SLJ: Always. I’ve been squibbed in the face. Special effects guys tell you, this is going to explode that way, and this is going to explode that way, and you have to trust them. I’ve been squibbed in the face and squibbed in the back and squibbed in the naval. I’ve been hurt enough by squibs to know they don’t always work the way they want them to.

HC: But Nick’s a tough guy.

SLJ: Nick’s a tough guy. Sam’s not.

HC: You’ve played this character so many times, with so many different filmmakers. What was different about working with the Russos?

SLJ: Getting them to trust that I knew what I was doing in the beginning. Everybody comes in and they have this picture in their minds of what they want things to be and how they work … Interestingly enough, one would come tell me one thing and the other would tell me another thing, and I’d go, “So which one of you should I be listening to?” They’d go, “What did he say?”… I said, “That’s not working for me. I’ll tell you what you do. Watch me do this, and if you think I’m doing it wrong, then I’ll explain to you later on why it’s right.” They finally got to the point where they trusted me to show up and do what I did. I’ve done Nick Fury six times; they’ve done him once. Hopefully, they reached that point of trust where they understood that I was kind of going into a space, especially my relationships with the people in it. I’ve had those relationships for a while.

HC: It’s rare that actors have the opportunity to play a character in so many different sorts of situations. Is that one thing you especially enjoy about playing Nick Fury?

SLJ: Sure, you always like to have somebody that you come back to — I’ve only done it in maybe “Star Wars” where I’ve come back to being Mace Windu time and time again. You reach a rhythm of who that character is, and inside the world that that character lives in you understand what his living space is in that world and how he views it and how he treats it and how he carries himself in it. It’s a very comfortable place to be when you return to it, especially when you return to it and the same people are there.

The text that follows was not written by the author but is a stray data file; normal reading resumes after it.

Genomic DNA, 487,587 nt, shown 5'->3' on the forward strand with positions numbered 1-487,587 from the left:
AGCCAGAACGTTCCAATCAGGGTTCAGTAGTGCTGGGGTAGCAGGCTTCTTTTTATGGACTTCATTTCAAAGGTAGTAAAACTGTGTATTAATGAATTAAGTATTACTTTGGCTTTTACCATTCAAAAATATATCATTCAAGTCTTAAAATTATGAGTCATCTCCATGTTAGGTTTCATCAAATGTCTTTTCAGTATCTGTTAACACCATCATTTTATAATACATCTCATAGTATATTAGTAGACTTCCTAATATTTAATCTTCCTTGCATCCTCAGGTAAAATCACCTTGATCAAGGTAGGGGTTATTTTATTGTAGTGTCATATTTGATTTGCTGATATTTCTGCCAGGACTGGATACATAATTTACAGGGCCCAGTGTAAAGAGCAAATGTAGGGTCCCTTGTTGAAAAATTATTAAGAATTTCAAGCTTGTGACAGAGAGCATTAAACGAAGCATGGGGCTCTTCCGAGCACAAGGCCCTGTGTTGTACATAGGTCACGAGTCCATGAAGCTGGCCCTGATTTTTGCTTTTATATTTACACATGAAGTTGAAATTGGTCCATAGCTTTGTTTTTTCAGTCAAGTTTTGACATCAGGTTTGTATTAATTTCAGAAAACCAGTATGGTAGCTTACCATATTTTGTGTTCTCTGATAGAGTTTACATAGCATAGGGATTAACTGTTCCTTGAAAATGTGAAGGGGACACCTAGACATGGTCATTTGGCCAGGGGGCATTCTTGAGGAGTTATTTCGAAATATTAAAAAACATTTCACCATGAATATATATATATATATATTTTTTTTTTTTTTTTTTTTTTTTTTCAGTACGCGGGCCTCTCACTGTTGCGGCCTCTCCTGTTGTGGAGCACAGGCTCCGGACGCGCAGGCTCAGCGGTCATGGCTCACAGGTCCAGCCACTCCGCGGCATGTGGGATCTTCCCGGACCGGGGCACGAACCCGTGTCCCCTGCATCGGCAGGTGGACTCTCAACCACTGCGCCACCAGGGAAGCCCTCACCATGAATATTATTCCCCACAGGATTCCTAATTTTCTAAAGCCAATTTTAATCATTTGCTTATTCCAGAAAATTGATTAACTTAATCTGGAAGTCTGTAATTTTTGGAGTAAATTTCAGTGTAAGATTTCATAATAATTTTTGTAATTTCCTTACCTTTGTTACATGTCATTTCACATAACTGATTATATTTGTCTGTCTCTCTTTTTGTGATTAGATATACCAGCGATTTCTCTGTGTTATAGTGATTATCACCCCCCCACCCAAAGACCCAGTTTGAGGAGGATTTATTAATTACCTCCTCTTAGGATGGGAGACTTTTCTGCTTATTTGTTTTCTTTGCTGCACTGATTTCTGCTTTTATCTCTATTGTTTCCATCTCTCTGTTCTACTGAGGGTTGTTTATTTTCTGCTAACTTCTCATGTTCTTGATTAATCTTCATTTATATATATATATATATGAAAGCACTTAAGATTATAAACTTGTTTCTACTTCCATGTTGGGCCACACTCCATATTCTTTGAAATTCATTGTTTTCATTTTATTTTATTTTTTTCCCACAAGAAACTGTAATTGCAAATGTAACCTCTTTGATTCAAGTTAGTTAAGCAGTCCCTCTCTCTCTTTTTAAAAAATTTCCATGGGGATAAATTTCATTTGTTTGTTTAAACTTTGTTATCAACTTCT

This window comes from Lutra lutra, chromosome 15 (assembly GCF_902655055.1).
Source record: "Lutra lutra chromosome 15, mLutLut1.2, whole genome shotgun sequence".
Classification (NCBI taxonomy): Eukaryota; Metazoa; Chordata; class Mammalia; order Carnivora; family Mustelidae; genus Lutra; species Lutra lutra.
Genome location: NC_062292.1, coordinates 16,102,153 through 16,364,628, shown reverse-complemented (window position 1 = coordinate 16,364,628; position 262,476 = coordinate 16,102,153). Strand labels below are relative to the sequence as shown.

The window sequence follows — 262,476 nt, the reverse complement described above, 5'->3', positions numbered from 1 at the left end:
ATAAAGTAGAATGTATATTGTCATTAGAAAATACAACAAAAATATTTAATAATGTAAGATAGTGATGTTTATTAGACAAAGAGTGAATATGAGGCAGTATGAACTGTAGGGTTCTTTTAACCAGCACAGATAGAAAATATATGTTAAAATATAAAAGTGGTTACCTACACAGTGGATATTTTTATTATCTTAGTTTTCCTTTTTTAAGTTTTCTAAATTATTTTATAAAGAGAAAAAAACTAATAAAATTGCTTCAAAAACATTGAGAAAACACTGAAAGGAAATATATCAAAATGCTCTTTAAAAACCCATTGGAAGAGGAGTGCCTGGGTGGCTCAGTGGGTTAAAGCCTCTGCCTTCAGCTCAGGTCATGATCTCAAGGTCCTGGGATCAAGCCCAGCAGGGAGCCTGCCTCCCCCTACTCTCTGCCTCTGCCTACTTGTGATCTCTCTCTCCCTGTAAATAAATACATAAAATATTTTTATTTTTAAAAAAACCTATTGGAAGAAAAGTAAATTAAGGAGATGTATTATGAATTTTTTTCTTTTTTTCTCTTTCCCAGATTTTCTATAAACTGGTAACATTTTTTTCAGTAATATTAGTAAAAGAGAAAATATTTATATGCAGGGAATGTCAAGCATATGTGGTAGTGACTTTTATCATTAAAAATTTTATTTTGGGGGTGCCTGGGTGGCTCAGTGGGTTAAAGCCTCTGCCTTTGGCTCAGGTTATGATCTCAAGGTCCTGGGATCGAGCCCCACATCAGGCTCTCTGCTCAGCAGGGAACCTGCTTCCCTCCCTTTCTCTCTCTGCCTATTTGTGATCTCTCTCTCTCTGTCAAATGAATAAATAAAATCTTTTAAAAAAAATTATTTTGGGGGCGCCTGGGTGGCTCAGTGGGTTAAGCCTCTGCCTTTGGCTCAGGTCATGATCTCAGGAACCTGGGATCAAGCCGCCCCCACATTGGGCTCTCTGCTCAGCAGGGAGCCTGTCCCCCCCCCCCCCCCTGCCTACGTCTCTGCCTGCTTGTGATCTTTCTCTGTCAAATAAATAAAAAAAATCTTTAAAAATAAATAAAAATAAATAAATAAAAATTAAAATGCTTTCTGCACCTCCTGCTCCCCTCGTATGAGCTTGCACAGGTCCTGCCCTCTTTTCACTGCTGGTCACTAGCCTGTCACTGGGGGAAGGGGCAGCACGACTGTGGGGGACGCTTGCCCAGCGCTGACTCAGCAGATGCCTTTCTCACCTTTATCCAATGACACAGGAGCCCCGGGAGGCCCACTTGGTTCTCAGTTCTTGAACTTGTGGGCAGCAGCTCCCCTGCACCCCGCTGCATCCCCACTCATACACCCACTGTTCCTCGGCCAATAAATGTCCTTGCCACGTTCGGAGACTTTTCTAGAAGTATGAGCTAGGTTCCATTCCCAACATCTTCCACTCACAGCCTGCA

A scene from "Captain America: The Winter Soldier." (Marvel)

Samuel L. Jackson and Robert Redford in “Captain America: The Winter Soldier.” (Marvel)

I like the fact that he’s in a fantastic world, but he’s not a fantastic person. He finds a way of dealing with people who have these amazing, amazing sort of powers and all these other things going on and he finds a way of leveling the ground with these people in terms of who he is and what his power is and getting them to bend to his will.

HC: Robert Redford joins the Marvel universe in this film as S.H.I.E.L.D. executive Alexander Pierce. What’s he like to work with?

SLJ: Awesome. I’ve known Robert to talk to him socially in various iterations over the years. Having never had an opportunity to be on screen with him, it was a great joy to do that. It was everything I always thought it would be. He knew what he wanted to do, he knew how he wanted to do it.  I think maybe surreptitiously the conversation we had before we shot that morning, talking about golf and the world and where he’d been and where he was going and why he even took this job, took us to that really great place where we had that conversation about Nicaragua and whatever we’d done in the past to make us feel like we had that history, that we were part of something and had a different idea about freedom.

HC: Nick Fury solo movie?

SLJ: Everybody asks about it, but nobody at Marvel talks about it. So, I keep showing up. I only have three pictures left on my deal — I had a nine-picture deal and I’ve done six.

HC: But presumably you’d be willing to come back?

SLJ: As long as they let me. I can get shot at a lot more.

— Gina McIntyre | @LATHeroComplex